José Bedia's artistic decision to represent Palo Monte – a religion with few icons and a poor visual tradition, considered primitive, with malicious practices, dedicated to witchcraft – was a true novelty within our cultural milieu. It was also daring to make public some ritual aspects belonging to a group that has always kept much of its knowledge secret. For the first time, many elements of this tradition began to make their appearance, until then known only by believers or a few specialists. Previous allusions in our visualarts to this religion of Bakongo origin, characteristic of the lower Zaire, Cabinda, Congo Brazzaville and Angola [ii]; known under the generic denomination of conga or Bantú tradition in Cuba, had been very scarce, and were limited to the use of some of their signatures or graphic symbols, generally with ornamental purposes. Added to his personal knowledge of Palo Monte (Bedia was consecrated as tata nkisi malongo or priest of this religion in 1983), was an obsessive interest in historical and ethnographic studies that soon turned his work into one of the most complex and best informed within the artistic vanguard of the 1980s.


The small group that made up this vanguard, which some called the new Cuban renaissance, was divided into at least two sectors with somewhat different interests. One was more inclined to update their artistic language and style in line with the most advanced international art, while the other, led by Juan Francisco Elso, Ricardo Rodríguez Brey and José Bedia, saw in the original, aboriginal or indigenous cultures of América, Africa and Afro-Cuba, the main incentive for creating of a new aesthetic and a new form of non-western modernity. Bedia also followed an existential program that he had planned from the beginning of his career:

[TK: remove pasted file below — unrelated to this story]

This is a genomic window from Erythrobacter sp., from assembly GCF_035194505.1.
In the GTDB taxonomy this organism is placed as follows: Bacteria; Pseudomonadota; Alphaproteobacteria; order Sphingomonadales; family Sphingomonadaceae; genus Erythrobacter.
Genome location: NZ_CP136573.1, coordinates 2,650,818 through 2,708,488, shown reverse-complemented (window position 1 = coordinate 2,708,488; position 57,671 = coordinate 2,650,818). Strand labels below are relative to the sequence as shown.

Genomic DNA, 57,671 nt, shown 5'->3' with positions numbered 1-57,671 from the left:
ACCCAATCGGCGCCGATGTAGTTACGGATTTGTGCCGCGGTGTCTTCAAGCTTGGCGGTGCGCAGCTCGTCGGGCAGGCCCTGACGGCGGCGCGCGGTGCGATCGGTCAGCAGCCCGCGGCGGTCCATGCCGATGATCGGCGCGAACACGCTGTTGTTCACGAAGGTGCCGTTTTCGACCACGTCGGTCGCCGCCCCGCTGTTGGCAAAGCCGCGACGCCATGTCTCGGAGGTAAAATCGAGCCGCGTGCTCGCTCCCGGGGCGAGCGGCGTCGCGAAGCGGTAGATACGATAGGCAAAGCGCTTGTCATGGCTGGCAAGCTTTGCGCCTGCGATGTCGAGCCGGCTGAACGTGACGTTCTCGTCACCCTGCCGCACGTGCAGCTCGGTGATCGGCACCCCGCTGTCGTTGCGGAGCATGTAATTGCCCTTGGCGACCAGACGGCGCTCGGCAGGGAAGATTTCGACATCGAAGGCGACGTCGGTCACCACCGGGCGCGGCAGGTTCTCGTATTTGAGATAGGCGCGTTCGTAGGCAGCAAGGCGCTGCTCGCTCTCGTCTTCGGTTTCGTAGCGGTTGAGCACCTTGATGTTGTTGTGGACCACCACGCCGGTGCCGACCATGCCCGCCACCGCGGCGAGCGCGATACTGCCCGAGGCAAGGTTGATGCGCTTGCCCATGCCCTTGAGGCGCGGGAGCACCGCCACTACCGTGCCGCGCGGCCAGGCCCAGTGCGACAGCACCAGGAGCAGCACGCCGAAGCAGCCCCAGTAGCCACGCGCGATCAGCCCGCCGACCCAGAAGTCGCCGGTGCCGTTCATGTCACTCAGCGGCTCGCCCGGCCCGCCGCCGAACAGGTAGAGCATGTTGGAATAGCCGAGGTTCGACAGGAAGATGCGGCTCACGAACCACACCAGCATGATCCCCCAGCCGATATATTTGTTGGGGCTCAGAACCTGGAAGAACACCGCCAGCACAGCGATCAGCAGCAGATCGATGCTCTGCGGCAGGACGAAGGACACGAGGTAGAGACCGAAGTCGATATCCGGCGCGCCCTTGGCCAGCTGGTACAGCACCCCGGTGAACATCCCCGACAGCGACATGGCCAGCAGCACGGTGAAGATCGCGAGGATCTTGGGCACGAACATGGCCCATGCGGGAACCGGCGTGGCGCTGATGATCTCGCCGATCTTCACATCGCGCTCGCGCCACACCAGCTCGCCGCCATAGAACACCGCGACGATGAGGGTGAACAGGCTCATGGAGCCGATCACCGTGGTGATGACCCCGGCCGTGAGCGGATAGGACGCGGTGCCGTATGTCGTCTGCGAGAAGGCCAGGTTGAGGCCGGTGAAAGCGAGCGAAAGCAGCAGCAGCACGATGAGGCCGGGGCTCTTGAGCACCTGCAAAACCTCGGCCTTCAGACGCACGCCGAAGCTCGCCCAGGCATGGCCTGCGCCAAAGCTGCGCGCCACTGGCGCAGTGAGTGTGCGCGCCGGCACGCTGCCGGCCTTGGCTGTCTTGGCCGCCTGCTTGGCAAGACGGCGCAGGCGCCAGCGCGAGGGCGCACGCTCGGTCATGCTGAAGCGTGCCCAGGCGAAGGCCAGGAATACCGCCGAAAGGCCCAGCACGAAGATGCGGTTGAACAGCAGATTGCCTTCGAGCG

“I recognize myself as incapable of giving a general definition of art beyond what I intend particularly with my work, which is essentially geared at highlighting the continuity of the past in the present. It is an attempt at communication and communion between the material and spiritual universe of “modern” and “primitive” man. The resulting works are only objective testimonials that allow people to share my experience.”


“The process - a transcultural one, just to give it a name - which takes place at the moment in the midst of many autochthonous cultures is the one that I try to develop in myself, but in reverse.  I am a man with a western training that by means of a voluntary and premeditated personal system, is seeking to approach those cultures and also experience their equally transcultural influences. We are both like this, halfway between modernity and primitivism, between the civilized and the wild, between the western and the non-western, only in opposed directions and situations. My work stems from this recognition and from this boundary line that tends to break down.” [iii]